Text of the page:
I’m wondering if you have any suggestions for me. I have a daughter, 27 months old, who, somehow has become traumatized by the Halloween festivities. We do not decorate with Halloween decor, but she learned the word “scary” and now EVERYTHING is scary. She is almost debilitated by it at times.
Things she fears include anything from a hair bow in her room, to a jacket, to an old fabric pumpkin face that we did as a craft (that she previously enjoyed). I try to gently talk her through it and remove the offending object, if possible. But I wonder if it’s just a phase, or if she might benefit from some kind of counseling, even though she is very young. Her language skills are pretty advanced, in my opinion.
What do you recommend for someone so young? She’s starting to have trouble going to bed now even though she has a good lamp in her room.
Fears in children that age are very common. In fact, most children will have some kind of specific fear or phobia that won’t immediately disappear. However, you don’t need to be scared of your child’s fear.
Sometimes a parent’s anxiety around their child’s own anxiety can actually make things worse. Amy Cluff, therapist and child therapy expert, said that “sometimes parents become so preoccupied with removing everything that scares or upsets the child that it unintentionally sends a signal to the child that those things are actually dangerous when, in reality, they are not.”
Check your own reactivity around her fear and make sure you’re managing your own distress so she doesn’t pick up on the message that something must really be wrong. We want our children to be happy, free, and enjoy a safe childhood. When they show signs of fear and anxiety, it’s natural for us to scramble to make everything comfortable for them.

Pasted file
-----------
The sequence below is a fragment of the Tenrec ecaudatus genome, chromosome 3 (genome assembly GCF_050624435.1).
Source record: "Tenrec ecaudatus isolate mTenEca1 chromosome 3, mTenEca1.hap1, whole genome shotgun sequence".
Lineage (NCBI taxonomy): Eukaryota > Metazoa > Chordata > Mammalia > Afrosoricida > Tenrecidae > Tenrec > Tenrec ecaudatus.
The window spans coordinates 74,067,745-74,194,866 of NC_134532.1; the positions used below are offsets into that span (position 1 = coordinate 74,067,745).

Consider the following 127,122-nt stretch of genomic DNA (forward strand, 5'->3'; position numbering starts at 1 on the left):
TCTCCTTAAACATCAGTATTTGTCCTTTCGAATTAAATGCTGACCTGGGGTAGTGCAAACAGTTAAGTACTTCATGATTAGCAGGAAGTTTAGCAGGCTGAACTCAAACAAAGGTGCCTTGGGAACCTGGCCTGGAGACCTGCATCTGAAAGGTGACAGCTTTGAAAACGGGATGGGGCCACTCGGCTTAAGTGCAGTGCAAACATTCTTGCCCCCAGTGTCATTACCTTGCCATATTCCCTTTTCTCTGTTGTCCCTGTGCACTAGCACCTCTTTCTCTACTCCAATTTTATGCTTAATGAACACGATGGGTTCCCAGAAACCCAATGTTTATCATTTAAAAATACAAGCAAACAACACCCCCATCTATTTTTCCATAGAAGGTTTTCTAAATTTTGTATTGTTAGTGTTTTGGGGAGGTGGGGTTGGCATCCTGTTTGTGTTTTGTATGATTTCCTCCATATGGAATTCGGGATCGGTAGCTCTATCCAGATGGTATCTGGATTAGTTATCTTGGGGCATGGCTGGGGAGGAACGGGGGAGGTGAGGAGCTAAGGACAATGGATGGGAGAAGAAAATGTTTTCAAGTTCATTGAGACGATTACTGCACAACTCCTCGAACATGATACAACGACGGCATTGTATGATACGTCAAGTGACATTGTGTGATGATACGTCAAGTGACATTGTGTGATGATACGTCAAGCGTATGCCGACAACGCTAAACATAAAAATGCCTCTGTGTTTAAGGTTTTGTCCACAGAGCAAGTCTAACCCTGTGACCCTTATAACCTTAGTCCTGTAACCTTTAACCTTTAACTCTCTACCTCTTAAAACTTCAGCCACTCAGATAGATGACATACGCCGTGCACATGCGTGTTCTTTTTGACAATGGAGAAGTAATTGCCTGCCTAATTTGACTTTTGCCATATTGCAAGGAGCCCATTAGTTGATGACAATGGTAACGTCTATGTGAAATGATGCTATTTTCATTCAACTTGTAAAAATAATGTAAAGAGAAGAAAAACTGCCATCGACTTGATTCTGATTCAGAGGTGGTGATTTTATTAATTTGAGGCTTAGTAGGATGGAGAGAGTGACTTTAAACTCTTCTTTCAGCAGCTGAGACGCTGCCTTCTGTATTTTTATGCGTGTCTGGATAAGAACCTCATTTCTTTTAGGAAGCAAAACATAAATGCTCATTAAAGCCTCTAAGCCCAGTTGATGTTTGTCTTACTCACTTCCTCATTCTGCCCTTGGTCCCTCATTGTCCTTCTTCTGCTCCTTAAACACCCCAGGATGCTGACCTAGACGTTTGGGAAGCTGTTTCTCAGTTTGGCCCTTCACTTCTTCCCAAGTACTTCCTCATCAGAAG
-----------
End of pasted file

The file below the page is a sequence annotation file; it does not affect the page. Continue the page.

Instead, I recommend you leave everything like it is and let her know that things aren’t dangerous. You can show her this by comforting her, holding her, and showing her that these things aren’t harmful. Over time, she’ll eventually recognize that she’s safe and move forward. If you organize her entire world around removing every potential threat, she’ll learn that she’s fragile and can’t handle being uncomfortable.
Children need to face their fears with the loving support of their parents. Removing those fears every time a child flinches in distress only teaches them that they can’t handle the unpredictability of the world. Obviously, some dangers that are harmful to their physical and emotional safety need to be removed. For example, I wouldn’t encourage you to have her watch a horror movie so she can learn to handle scary things.
Her fears make sense to her, but you can gently reassure her that she’s safe and those things won’t hurt her. You can support her by staying close to her when she’s afraid and trust that she will eventually see that these things aren’t a real threat. As you calmly connect to her and allow her to experience the discomfort in the presence of these triggers, she’ll develop more resilience and eventually move forward a stronger kid.
- Relationship Connection: Protecting our children from our fears
- Perspectives: Welcome to play-upon-our-fears week
Geoff Steurer is a licensed marriage and family therapist in private practice in St. George, Utah. He specializes in working with couples in all stages of their relationships. The opinions stated in this article are solely his and not those of St. George News.
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